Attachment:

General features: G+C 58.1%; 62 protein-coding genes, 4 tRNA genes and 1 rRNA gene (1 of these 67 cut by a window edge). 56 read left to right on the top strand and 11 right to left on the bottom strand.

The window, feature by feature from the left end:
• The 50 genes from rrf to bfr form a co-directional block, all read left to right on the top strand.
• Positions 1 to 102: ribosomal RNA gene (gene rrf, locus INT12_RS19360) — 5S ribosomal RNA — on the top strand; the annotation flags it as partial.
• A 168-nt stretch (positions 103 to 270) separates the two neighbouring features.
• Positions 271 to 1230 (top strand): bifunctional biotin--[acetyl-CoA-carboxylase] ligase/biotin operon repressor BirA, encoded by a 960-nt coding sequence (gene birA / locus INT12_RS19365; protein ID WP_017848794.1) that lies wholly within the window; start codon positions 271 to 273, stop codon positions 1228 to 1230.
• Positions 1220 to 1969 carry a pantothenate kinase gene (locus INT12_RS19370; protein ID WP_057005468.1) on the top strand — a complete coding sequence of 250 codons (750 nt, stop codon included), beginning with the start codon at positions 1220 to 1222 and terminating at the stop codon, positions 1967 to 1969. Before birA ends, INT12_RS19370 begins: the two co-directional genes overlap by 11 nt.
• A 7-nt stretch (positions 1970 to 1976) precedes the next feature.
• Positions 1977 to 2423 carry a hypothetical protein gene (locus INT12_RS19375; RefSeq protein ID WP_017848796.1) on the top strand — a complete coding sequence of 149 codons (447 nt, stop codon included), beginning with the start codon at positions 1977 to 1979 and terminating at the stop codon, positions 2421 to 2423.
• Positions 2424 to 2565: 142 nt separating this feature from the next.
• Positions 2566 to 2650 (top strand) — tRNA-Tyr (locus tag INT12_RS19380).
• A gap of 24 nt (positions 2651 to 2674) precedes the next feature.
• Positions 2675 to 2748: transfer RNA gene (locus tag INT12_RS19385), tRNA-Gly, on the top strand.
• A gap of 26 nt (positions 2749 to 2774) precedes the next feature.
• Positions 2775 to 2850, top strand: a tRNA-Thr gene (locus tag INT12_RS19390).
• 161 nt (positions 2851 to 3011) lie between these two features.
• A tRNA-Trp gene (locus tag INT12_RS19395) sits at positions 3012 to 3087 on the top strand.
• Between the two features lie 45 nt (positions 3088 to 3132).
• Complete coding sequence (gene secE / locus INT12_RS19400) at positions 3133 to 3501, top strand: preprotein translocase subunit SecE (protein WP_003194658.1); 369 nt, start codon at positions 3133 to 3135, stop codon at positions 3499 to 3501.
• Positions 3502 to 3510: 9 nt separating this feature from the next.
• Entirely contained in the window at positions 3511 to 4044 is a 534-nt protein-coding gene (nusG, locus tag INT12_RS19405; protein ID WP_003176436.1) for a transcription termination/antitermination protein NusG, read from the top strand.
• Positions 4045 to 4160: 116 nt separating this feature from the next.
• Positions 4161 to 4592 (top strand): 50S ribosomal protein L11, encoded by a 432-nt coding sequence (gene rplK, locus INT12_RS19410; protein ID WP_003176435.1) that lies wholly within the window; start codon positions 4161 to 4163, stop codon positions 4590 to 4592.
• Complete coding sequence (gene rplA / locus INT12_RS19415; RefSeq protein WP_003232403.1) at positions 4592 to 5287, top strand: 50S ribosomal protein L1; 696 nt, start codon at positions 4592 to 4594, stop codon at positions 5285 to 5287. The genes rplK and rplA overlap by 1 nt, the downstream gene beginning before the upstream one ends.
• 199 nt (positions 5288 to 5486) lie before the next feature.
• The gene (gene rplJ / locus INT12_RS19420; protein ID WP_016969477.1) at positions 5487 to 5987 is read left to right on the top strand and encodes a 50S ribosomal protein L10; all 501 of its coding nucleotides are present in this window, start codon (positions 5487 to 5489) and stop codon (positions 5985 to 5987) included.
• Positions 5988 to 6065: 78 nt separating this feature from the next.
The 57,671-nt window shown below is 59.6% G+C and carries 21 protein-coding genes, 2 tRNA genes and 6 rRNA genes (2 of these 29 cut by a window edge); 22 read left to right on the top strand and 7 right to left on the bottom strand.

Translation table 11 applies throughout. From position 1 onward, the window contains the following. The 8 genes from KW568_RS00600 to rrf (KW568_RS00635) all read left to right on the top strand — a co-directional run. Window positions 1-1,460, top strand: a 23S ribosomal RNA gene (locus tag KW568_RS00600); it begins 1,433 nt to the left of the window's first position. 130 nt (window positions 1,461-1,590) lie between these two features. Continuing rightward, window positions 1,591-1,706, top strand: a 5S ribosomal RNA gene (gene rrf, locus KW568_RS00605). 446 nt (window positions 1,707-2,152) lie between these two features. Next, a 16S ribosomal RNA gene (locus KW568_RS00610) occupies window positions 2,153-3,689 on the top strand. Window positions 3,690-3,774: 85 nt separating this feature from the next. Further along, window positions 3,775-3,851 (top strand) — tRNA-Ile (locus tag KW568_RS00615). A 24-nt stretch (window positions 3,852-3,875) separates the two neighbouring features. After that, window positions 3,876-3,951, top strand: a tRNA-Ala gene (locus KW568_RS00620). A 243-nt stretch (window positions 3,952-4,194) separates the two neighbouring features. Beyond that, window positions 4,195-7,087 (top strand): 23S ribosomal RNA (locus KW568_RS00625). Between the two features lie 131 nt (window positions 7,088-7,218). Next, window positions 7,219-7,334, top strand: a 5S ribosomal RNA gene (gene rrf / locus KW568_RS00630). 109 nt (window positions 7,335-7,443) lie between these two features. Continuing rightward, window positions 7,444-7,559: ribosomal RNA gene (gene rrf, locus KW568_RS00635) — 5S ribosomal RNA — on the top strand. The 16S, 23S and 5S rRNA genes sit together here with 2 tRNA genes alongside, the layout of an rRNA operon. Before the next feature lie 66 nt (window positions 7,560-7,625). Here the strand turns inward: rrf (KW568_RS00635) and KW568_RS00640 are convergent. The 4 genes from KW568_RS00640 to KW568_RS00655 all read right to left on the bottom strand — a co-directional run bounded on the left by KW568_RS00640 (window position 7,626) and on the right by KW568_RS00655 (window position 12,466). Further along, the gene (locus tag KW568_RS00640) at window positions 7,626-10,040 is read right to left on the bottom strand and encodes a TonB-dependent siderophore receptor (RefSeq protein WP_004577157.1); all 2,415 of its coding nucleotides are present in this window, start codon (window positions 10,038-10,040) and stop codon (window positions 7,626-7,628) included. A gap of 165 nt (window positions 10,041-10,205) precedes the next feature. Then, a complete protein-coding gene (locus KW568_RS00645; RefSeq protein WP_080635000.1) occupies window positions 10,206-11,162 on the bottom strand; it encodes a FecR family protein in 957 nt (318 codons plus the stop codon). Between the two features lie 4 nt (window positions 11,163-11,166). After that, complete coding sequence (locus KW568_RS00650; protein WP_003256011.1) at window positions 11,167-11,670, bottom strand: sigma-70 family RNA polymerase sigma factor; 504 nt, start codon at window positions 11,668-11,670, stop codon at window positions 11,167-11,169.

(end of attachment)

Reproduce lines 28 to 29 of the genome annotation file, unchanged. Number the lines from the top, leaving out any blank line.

The 57,671-nt window shown below is 59.6% G+C and carries 21 protein-coding genes, 2 tRNA genes and 6 rRNA genes (2 of these 29 cut by a window edge); 22 read left to right on the top strand and 7 right to left on the bottom strand.

Translation table 11 applies throughout. From position 1 onward, the window contains the following. The 8 genes from KW568_RS00600 to rrf (KW568_RS00635) all read left to right on the top strand — a co-directional run. Window positions 1-1,460, top strand: a 23S ribosomal RNA gene (locus tag KW568_RS00600); it begins 1,433 nt to the left of the window's first position. 130 nt (window positions 1,461-1,590) lie between these two features. Continuing rightward, window positions 1,591-1,706, top strand: a 5S ribosomal RNA gene (gene rrf, locus KW568_RS00605). 446 nt (window positions 1,707-2,152) lie between these two features. Next, a 16S ribosomal RNA gene (locus KW568_RS00610) occupies window positions 2,153-3,689 on the top strand. Window positions 3,690-3,774: 85 nt separating this feature from the next. Further along, window positions 3,775-3,851 (top strand) — tRNA-Ile (locus tag KW568_RS00615). A 24-nt stretch (window positions 3,852-3,875) separates the two neighbouring features. After that, window positions 3,876-3,951, top strand: a tRNA-Ala gene (locus KW568_RS00620). A 243-nt stretch (window positions 3,952-4,194) separates the two neighbouring features. Beyond that, window positions 4,195-7,087 (top strand): 23S ribosomal RNA (locus KW568_RS00625). Between the two features lie 131 nt (window positions 7,088-7,218). Next, window positions 7,219-7,334, top strand: a 5S ribosomal RNA gene (gene rrf / locus KW568_RS00630). 109 nt (window positions 7,335-7,443) lie between these two features. Continuing rightward, window positions 7,444-7,559: ribosomal RNA gene (gene rrf, locus KW568_RS00635) — 5S ribosomal RNA — on the top strand. The 16S, 23S and 5S rRNA genes sit together here with 2 tRNA genes alongside, the layout of an rRNA operon. Before the next feature lie 66 nt (window positions 7,560-7,625). Here the strand turns inward: rrf (KW568_RS00635) and KW568_RS00640 are convergent. The 4 genes from KW568_RS00640 to KW568_RS00655 all read right to left on the bottom strand — a co-directional run bounded on the left by KW568_RS00640 (window position 7,626) and on the right by KW568_RS00655 (window position 12,466). Further along, the gene (locus tag KW568_RS00640) at window positions 7,626-10,040 is read right to left on the bottom strand and encodes a TonB-dependent siderophore receptor (RefSeq protein WP_004577157.1); all 2,415 of its coding nucleotides are present in this window, start codon (window positions 10,038-10,040) and stop codon (window positions 7,626-7,628) included. A gap of 165 nt (window positions 10,041-10,205) precedes the next feature. Then, a complete protein-coding gene (locus KW568_RS00645; RefSeq protein WP_080635000.1) occupies window positions 10,206-11,162 on the bottom strand; it encodes a FecR family protein in 957 nt (318 codons plus the stop codon). Between the two features lie 4 nt (window positions 11,163-11,166). After that, complete coding sequence (locus KW568_RS00650; protein WP_003256011.1) at window positions 11,167-11,670, bottom strand: sigma-70 family RNA polymerase sigma factor; 504 nt, start codon at window positions 11,668-11,670, stop codon at window positions 11,167-11,169.